August 02, 2013
Nine state attorney generals have sent a letter to the Equal Employment Opportunity Commission objecting to recent federal lawsuits and guidelines restricting employers' use of criminal back ground checks as “a quintessential example of gross federal overreach.” EEOC has taken the position that, while Title VII does not directly prohibit employers from using criminal records in hiring decisions, a violation may occur based on how they use that information. An EEOC spokesperson responded to the letter saying “a previous criminal record should not prevent all future employment.” The letter was signed by the Republican attorneys general of West Virginia, Alabama, Colorado, Georgia, Kansas, Montana, Nebraska, South Carolina, and Utah, and focused on the agency's lawsuits earlier this year against Dollar General and BMW Manufacturing Co. The letter states:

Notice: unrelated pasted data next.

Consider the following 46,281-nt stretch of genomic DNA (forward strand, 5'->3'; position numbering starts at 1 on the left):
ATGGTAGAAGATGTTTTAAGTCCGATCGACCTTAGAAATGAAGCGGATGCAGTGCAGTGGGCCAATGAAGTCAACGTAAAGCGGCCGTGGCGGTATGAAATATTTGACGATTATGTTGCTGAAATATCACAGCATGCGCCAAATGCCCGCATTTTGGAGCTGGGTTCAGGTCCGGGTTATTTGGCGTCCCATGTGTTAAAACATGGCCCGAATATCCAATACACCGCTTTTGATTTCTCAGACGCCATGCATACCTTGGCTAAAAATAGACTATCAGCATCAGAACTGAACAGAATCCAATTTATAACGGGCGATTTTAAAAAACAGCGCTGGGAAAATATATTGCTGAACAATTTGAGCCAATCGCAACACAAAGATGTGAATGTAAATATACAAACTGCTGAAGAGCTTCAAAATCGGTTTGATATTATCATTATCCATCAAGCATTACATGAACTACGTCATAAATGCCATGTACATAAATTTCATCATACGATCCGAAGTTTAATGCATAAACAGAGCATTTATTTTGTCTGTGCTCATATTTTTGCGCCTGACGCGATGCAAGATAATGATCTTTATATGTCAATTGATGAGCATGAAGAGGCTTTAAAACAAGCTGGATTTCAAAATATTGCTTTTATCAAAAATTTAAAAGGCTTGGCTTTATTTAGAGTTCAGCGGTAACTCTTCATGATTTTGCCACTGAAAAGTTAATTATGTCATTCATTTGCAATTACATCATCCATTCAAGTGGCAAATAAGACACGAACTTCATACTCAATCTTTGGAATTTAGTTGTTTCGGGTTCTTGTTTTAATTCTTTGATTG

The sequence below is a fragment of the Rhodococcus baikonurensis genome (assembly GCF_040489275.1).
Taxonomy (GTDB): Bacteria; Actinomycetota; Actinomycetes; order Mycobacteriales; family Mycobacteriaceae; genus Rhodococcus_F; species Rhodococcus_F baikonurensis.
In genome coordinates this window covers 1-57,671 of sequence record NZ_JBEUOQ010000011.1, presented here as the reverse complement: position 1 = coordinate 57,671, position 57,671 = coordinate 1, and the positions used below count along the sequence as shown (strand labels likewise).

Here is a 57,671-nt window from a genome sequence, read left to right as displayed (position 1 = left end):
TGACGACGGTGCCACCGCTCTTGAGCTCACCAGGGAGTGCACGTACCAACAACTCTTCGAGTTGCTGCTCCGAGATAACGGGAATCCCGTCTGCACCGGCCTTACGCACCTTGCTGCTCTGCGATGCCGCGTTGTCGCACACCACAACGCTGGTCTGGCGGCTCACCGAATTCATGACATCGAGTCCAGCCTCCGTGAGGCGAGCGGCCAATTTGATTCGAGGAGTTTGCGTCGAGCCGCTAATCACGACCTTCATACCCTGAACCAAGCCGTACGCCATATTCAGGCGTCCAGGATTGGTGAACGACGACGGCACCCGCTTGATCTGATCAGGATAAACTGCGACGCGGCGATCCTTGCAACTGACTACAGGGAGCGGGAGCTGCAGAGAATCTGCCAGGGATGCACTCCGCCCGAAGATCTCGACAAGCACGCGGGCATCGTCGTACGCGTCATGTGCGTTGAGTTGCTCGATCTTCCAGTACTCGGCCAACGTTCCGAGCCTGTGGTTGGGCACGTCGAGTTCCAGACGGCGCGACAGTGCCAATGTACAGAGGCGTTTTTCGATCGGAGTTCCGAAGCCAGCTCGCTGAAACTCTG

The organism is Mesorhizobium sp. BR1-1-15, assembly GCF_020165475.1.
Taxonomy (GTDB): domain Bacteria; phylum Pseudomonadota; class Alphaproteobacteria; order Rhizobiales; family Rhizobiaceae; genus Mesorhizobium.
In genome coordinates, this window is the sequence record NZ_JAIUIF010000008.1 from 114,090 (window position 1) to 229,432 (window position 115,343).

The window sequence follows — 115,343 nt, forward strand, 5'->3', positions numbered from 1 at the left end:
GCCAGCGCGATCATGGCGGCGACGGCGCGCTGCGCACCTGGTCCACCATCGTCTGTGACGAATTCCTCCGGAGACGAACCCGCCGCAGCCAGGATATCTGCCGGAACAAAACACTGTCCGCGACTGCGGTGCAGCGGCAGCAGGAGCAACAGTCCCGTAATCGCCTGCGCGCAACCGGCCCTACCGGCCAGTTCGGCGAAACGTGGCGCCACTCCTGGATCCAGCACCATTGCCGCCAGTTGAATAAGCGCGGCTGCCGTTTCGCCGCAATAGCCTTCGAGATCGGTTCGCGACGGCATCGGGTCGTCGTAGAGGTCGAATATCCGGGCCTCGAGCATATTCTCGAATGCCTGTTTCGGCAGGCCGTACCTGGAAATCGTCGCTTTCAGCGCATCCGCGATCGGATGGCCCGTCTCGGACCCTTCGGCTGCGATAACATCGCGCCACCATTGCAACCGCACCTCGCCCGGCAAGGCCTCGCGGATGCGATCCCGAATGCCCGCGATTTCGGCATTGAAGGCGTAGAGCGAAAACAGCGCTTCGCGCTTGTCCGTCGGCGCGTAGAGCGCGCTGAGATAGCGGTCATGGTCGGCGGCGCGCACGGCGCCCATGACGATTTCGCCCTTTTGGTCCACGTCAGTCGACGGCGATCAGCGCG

The letter also took issue with the fact that EEOC's enforcement guidance "purports to supersede" state and local hiring laws that “impose bright-line criminal background restrictions that are not narrowly tailored."
Although the policy guidance and your recently filed cases are premised on disparate racial impact, race discrimination cannot plausibly be your agency's actual concern. As noted, there are numerous nondiscriminatory reasons for wanting to screen out former criminals in the hiring process. . . . If Congress wishes to protect former criminals from employment discrimination, it can amend the law.